Sat, Dec 24, 2005 - Page 7 News List

World News Quick Take


■ Tibet

Major temple to be restored

A major temple on the verge of collapse in Tibet where the Panchen Lama, one of Tibetan Buddhism's most important leaders has traditionally resided, will be restored, state press reported yesterday. Sangtsu Tsezung Palace, a 600-year old building in the town of Xigaze some 250km from the capital, Lhasa, has long been recognized as a major pilgrimage destination, Xinhua said. The palace fell into disrepair and is now on the verge of collapse but its foundations are still solid, the report said. The city of Shanghai will sponsor the renovations, and has offered to pay 40 million yuan (US$5 million). Built in 1363, the main structure of the palace is more than 120m high and has a similar architectural style to the 7th century Potala Palace in Lhasa.

■ New Zealand

Glitch, strike spoil holidays

A strike by bank workers and a computer glitch that shut down electronic payment systems yesterday took the merry out of Christmas as 4 million New Zealanders prepared for the holidays. At least 25 branches of the Australian-owned Westpac bank were closed as up to 1,500 staff walked off the job on the last banking day before Christmas, traditionally one of the industry's busiest days. The workers, who picketed outside branches, are demanding a bigger pay rise and are seeking changes in the way they are forced to press loans and credit cards on customers. Meanwhile thousands of electronic payment terminals in shops and supermarkets throughout the country failed as consumers overloaded the system amid last-minute Christmas shopping.

■ Australia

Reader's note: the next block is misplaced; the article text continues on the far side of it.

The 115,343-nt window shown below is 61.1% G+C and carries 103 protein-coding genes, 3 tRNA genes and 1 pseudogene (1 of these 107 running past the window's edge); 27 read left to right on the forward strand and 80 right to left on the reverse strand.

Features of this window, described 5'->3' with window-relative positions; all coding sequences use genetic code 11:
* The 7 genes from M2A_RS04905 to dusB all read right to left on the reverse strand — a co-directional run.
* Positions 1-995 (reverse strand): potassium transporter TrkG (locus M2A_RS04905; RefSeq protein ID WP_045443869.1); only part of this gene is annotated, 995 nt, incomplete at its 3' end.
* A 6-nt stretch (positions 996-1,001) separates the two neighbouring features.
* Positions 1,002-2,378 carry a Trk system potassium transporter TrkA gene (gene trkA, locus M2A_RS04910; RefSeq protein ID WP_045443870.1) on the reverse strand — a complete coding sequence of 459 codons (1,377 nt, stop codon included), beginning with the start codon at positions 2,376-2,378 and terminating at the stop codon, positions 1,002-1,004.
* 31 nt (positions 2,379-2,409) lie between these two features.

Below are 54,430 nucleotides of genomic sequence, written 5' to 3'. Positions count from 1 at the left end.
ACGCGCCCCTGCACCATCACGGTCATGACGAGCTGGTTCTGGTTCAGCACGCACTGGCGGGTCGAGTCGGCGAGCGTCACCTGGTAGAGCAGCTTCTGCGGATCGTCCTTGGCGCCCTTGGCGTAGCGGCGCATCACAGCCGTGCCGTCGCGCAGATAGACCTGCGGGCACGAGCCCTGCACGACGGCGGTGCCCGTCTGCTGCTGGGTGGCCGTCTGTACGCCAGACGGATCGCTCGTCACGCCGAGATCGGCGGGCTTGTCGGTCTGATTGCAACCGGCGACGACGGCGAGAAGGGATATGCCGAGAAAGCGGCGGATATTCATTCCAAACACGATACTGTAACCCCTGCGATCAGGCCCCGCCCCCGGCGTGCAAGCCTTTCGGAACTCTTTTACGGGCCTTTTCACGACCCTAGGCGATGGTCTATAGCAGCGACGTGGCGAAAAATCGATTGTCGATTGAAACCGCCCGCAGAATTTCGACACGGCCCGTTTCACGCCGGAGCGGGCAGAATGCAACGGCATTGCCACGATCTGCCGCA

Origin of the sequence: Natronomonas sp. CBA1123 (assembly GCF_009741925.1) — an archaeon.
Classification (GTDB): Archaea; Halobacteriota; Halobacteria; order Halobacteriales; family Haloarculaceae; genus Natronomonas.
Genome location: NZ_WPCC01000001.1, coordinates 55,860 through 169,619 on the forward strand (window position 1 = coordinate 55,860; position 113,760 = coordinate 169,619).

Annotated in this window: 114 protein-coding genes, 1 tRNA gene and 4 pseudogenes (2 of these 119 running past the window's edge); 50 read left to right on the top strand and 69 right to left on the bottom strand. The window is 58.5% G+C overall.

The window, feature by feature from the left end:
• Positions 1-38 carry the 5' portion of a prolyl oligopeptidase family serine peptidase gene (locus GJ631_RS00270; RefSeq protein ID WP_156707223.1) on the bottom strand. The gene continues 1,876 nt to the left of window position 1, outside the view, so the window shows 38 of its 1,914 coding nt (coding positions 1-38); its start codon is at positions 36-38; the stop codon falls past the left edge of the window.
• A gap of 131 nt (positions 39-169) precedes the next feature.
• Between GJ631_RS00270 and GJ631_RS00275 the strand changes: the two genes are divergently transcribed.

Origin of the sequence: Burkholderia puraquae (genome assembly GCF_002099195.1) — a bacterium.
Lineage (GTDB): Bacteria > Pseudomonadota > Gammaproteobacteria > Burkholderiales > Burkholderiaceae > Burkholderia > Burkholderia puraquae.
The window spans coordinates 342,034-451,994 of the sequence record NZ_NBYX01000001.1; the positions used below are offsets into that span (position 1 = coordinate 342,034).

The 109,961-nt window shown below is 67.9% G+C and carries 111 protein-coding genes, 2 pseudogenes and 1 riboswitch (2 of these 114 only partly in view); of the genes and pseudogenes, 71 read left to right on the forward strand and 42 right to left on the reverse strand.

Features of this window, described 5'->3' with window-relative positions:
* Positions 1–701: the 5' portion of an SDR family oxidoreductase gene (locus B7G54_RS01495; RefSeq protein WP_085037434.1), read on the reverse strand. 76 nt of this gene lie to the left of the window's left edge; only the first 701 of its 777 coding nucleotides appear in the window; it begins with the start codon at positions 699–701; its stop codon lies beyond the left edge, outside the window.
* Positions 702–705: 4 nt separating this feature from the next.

Army to relax entry standards

The military may soon be commanded by fat, asthmatic and colourblind officers as entry standards are relaxed in a bid to beat a recruitment crisis, a report said yesterday. More than 10 percent of officer candidates fail entry on health grounds, prompting military chiefs to order a review of criteria as soldiers are deployed to Iraq, Afghanistan and the Pacific, the Australian reported. Documents obtained under freedom of information legislation show that the military has missed its recruitment target by 20 percent for the past six years. Efforts to boost enlistment -- including advertising and free military computer games -- have failed to improve the situation.

■ Thailand

Wife killer arrested

An Australian man was arrested yesterday and charged with beating his Canadian wife to death with a hammer, Thai police said. The arrest took place shortly after the body of Barbara Lynn Mceod, 61, was found dumped in a residential area of Bangkok, said police Major General Kosin Hintow. Her husband, Stewart Keith Mceod, 44, went to police yesterday morning to report his wife missing. Detecting suspicious behavior, police interrogated Mceod for several hours before he confessed to beating his wife to death and dumping her body in the bushes, Kosin said. Mceod is in police custody pending trial.

■ Thailand

Flood death toll reaches 24

Widespread flooding in eight southern provinces has claimed 24 lives and disrupted the lives of 400,000 people, officials said yesterday. While visiting the region yesterday, Prime Minister Thaksin Shinawatra said the heavy rains had caused worse flooding than he had expected. Thaksin, who has been assailed by critics for his slow response to the flooding, changed his plans and visited the area yesterday instead of today, when he had originally planned to visit. Heavy rains have pounded the southern provinces for more than a week, said the government.

This story has been viewed 2608 times.

Comments will be moderated. Remarks containing abusive and obscene language, personal attacks of any kind or promotion will be removed and the user banned.

TOP top